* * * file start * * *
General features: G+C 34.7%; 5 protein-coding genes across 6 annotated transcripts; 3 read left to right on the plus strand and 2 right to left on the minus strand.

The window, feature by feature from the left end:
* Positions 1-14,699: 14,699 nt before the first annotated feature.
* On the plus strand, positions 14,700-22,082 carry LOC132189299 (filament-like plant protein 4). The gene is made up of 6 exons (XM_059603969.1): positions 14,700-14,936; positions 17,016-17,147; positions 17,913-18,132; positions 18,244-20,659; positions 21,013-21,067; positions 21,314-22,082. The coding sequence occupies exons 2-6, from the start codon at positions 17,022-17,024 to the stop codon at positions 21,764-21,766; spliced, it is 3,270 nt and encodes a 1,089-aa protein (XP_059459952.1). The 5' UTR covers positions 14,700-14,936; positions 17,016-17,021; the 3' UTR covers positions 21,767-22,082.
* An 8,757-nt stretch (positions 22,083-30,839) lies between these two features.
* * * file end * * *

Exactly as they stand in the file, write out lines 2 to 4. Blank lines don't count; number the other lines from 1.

The window, feature by feature from the left end:
* Positions 1-14,699: 14,699 nt before the first annotated feature.
* On the plus strand, positions 14,700-22,082 carry LOC132189299 (filament-like plant protein 4). The gene is made up of 6 exons (XM_059603969.1): positions 14,700-14,936; positions 17,016-17,147; positions 17,913-18,132; positions 18,244-20,659; positions 21,013-21,067; positions 21,314-22,082. The coding sequence occupies exons 2-6, from the start codon at positions 17,022-17,024 to the stop codon at positions 21,764-21,766; spliced, it is 3,270 nt and encodes a 1,089-aa protein (XP_059459952.1). The 5' UTR covers positions 14,700-14,936; positions 17,016-17,021; the 3' UTR covers positions 21,767-22,082.